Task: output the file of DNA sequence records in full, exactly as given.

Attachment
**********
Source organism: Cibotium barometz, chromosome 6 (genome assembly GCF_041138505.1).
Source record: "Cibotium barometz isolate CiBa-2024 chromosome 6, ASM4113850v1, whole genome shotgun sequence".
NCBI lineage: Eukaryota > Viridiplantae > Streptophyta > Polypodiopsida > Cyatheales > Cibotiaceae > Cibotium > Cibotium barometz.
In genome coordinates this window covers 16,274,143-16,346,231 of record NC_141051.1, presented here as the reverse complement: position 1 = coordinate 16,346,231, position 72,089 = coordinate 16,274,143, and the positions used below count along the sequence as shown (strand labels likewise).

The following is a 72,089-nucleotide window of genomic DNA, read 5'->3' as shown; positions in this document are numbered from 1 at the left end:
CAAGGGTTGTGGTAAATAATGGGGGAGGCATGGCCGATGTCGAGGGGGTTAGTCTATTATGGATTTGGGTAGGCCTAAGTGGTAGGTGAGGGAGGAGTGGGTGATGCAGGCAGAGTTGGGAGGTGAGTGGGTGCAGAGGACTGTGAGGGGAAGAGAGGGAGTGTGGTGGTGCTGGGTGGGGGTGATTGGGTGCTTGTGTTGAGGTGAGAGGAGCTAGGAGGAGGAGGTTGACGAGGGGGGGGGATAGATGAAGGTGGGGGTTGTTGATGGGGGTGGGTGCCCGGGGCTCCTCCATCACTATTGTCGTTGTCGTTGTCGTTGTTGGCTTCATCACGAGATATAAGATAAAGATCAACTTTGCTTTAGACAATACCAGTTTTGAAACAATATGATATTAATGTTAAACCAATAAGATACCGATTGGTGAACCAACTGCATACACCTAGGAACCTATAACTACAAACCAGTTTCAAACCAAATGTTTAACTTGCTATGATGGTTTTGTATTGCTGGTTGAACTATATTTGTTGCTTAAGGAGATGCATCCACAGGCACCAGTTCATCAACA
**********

Source organism: Cibotium barometz, chromosome 6 (genome assembly GCF_041138505.1).
Source record: "Cibotium barometz isolate CiBa-2024 chromosome 6, ASM4113850v1, whole genome shotgun sequence".
NCBI lineage: Eukaryota > Viridiplantae > Streptophyta > Polypodiopsida > Cyatheales > Cibotiaceae > Cibotium > Cibotium barometz.
In genome coordinates this window covers 16,274,143-16,346,231 of record NC_141051.1, presented here as the reverse complement: position 1 = coordinate 16,346,231, position 72,089 = coordinate 16,274,143, and the positions used below count along the sequence as shown (strand labels likewise).

The following is a 72,089-nucleotide window of genomic DNA, read 5'->3' as shown; positions in this document are numbered from 1 at the left end:
CAAGGGTTGTGGTAAATAATGGGGGAGGCATGGCCGATGTCGAGGGGGTTAGTCTATTATGGATTTGGGTAGGCCTAAGTGGTAGGTGAGGGAGGAGTGGGTGATGCAGGCAGAGTTGGGAGGTGAGTGGGTGCAGAGGACTGTGAGGGGAAGAGAGGGAGTGTGGTGGTGCTGGGTGGGGGTGATTGGGTGCTTGTGTTGAGGTGAGAGGAGCTAGGAGGAGGAGGTTGACGAGGGGGGGGGATAGATGAAGGTGGGGGTTGTTGATGGGGGTGGGTGCCCGGGGCTCCTCCATCACTATTGTCGTTGTCGTTGTCGTTGTTGGCTTCATCACGAGATATAAGATAAAGATCAACTTTGCTTTAGACAATACCAGTTTTGAAACAATATGATATTAATGTTAAACCAATAAGATACCGATTGGTGAACCAACTGCATACACCTAGGAACCTATAACTACAAACCAGTTTCAAACCAAATGTTTAACTTGCTATGATGGTTTTGTATTGCTGGTTGAACTATATTTGTTGCTTAAGGAGATGCATCCACAGGCACCAGTTCATCAACA